"The presentation of such information to the jury in this case would greatly prejudice the defendant, far outweighing any probative value such information might have," he said.
In 1995, Scaringe was arrested for allegedly molesting a 14-year-old girl at a St. Petersburg, Fla. middle school, where he was working as a substitute band teacher. He was ultimately acquitted at trial.
The Enterprise asked Barrett to provide Scaringe's account of what happened the day of the alleged rape, but he declined to do so, citing the attorney-client code of conduct.
"Whether it comes out at trial or after the charges are disposed of, Michael's story will be told," Barrett said. "But by law we can't put evidence out there that's not on the record right now."
Assistant Franklin County District Attorney Jack Delehanty, who's prosecuting the case, said he has read Barrett's motion papers but said he can't make public comments about a motion that's pending before the court.
Scaringe, who went to school in Saranac Lake when he was known as Michael Josephson, was hired in September as the youth center's director and fired a week after his arrest. He had also served as a substitute teacher at St. Bernard's Catholic elementary school and had tried to be a substitute in the Saranac Lake Central School District, but superintendent Gerald Goldman blocked him from teaching.
Scaringe has been living with relatives in the Albany area while awaiting future court proceedings, Barrett said.
The other statements
Three other statements the girl gave to police are included in Barrett's motion papers.
Her initial statement, dated Dec. 28, describes the circumstances leading up to and including the alleged rape.
In a second statement, given to police Dec. 30, the girl describes the layout and contents of Scaringe's home. She also tells police that Scaringe would frequently e-mail her using the youth center's e-mail address, and that he allegedly bought her a TracFone and would call her and send her text messages on it.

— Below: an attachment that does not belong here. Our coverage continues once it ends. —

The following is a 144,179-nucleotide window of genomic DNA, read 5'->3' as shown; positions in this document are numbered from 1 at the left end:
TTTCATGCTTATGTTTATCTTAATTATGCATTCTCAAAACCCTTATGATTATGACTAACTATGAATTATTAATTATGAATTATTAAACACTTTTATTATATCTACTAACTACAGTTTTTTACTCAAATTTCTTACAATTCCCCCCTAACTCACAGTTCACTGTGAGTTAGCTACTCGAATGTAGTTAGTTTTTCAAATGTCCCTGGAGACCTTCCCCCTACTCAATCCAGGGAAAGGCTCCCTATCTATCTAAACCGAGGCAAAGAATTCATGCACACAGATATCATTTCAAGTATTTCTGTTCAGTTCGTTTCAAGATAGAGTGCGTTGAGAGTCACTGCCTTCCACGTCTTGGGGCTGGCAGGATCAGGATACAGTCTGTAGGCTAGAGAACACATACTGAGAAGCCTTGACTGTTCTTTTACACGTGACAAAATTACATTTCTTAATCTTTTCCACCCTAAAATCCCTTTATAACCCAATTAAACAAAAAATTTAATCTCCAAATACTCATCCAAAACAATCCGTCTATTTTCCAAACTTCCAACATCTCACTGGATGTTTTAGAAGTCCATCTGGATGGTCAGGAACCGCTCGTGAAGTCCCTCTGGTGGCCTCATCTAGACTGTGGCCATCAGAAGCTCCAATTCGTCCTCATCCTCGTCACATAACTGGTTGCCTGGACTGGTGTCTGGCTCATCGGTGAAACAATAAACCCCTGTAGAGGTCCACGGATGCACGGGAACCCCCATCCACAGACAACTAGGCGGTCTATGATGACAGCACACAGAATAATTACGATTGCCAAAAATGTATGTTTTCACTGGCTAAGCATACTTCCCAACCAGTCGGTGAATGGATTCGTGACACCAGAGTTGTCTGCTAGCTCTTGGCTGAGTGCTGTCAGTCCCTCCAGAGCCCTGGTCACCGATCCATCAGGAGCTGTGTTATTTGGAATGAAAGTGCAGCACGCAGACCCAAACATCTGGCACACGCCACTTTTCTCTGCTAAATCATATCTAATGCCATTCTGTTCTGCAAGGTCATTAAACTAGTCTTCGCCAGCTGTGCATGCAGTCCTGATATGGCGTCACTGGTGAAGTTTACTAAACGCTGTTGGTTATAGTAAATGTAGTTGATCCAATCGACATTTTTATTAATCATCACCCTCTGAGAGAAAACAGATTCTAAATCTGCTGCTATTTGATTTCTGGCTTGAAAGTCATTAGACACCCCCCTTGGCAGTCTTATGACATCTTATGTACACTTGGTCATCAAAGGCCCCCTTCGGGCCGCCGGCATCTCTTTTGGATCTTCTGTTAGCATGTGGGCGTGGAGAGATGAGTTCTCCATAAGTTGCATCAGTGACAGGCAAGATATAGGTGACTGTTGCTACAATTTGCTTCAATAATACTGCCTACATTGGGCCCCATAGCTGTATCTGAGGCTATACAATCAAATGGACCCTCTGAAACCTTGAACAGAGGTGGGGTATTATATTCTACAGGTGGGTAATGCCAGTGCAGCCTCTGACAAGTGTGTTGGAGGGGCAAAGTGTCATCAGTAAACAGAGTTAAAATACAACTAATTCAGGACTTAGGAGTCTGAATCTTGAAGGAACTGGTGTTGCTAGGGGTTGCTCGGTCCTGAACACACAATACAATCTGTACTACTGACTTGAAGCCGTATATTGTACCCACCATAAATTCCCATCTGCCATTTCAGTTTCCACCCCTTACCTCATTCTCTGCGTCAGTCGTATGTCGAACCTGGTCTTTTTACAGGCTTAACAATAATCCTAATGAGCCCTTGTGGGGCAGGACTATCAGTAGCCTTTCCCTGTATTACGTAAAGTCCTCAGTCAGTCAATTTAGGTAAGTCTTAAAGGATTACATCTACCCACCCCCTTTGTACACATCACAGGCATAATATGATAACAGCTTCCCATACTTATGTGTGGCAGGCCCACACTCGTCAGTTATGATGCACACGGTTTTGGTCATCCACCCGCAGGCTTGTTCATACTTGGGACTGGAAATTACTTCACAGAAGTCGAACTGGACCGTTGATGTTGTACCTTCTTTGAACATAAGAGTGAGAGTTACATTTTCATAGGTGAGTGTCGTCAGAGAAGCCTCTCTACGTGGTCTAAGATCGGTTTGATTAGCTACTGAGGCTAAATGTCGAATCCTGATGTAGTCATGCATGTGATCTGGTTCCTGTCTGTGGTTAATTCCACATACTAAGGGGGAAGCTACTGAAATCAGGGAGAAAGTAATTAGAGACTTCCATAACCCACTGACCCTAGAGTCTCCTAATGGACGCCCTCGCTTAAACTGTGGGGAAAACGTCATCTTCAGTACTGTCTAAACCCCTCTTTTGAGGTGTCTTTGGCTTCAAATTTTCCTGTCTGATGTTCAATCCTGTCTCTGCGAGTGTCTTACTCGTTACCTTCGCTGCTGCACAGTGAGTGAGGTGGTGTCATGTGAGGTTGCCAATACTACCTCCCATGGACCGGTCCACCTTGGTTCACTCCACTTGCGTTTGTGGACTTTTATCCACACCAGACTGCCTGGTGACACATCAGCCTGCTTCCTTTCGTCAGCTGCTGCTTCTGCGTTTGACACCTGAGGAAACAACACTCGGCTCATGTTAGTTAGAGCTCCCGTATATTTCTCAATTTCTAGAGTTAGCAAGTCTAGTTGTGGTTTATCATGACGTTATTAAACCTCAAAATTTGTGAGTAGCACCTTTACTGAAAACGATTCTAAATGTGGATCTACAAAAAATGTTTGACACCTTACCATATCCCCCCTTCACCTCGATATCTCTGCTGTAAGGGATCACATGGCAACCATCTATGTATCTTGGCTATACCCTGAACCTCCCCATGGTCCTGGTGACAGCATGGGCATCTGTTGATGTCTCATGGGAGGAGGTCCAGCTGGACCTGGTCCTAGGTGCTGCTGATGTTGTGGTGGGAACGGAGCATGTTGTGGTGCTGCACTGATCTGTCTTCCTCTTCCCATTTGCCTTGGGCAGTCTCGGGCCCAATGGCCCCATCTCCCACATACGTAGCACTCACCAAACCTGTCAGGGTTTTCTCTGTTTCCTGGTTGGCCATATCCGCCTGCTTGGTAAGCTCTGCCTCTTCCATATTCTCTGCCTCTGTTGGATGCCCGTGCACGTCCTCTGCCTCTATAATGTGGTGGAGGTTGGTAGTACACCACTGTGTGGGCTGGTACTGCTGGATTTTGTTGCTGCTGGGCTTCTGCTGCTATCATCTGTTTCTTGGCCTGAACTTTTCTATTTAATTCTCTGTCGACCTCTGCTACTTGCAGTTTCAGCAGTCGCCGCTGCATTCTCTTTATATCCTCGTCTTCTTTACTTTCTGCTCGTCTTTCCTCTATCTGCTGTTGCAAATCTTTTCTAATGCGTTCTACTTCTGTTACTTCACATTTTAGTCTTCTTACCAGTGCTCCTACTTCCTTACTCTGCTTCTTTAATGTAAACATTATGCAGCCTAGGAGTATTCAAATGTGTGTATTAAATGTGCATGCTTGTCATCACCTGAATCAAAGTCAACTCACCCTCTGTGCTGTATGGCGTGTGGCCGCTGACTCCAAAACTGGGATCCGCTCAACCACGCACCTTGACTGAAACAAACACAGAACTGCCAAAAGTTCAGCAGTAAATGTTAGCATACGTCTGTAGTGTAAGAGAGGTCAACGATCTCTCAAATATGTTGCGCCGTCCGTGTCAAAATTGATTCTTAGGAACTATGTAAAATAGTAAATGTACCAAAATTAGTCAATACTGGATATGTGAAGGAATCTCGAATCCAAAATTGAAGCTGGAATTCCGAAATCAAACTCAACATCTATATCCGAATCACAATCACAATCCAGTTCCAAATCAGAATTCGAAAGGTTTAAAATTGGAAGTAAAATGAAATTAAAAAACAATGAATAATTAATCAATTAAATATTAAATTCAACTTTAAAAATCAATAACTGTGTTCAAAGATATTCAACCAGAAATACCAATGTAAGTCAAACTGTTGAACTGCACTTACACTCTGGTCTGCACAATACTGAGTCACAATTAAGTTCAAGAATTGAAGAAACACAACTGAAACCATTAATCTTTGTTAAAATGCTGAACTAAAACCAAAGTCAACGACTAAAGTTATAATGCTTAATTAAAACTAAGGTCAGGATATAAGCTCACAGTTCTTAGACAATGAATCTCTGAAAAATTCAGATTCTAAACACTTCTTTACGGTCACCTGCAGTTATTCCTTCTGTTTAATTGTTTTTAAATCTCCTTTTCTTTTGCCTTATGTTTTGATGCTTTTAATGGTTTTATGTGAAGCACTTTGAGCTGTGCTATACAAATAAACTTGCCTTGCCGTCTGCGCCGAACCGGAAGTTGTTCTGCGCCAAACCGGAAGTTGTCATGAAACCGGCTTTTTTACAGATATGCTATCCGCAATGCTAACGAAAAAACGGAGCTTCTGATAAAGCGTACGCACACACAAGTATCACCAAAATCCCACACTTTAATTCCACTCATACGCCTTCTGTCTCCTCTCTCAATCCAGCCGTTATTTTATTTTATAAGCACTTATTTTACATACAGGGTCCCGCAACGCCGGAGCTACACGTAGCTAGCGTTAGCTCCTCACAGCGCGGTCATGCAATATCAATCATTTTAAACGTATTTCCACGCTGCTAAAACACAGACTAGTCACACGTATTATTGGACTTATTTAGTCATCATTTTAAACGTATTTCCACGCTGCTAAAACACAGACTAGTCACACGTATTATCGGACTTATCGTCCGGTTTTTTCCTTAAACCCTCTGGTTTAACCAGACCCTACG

In a Jan. 14 statement, the girl says Scaringe gave her a ride to school several times and frequently tried to kiss and touch her.
"Michael would always try to kiss me but I would always push him away and then he would grab my leg and massage it," she told police.
The motion papers also include a statement given to police by Nicole Buckley, coordinator of North Star Behavioral Health Services' Enhanced Mentor Program, who met with the girl on Dec. 23, before the alleged rape that same day, to discuss goals and her plans for the upcoming school break.
The girl asked Buckley to take her to the youth center so Scaringe could give her a ride home.
"I told (her) the only way she could be dropped off and transported by Mike was if her mother gave verbal consent to me over the phone and also only if I could first meet Mike and spend some time getting to know him," Buckley told police.
After taking the girl to the youth center and talking to Scaringe for about 25 minutes, Buckley says the girl asked if Scaringe could take her home.
"Although I knew that she had spent a great deal of time with Mike and that it was assumed that he was a safe individual, a call was made to (the girl's mother) from my phone, in the presence of Mike and (the girl)," Buckley's statement reads.
The girl's mother told Buckley that Scaringe could give her daughter a ride home, according to the statement.
Contact Chris Knight at 891-2600 ext. 24 or firstname.lastname@example.org.
(Editor's note: We had to block comments on this story after one person brought up an unrelated criminal case and continued to do so after those comments were deleted. In the future, please remember to keep your comments to the story at hand.)
(Correction: This article has been corrected to reflect that second-degree rape is a class D felony, not a misdemeanor.)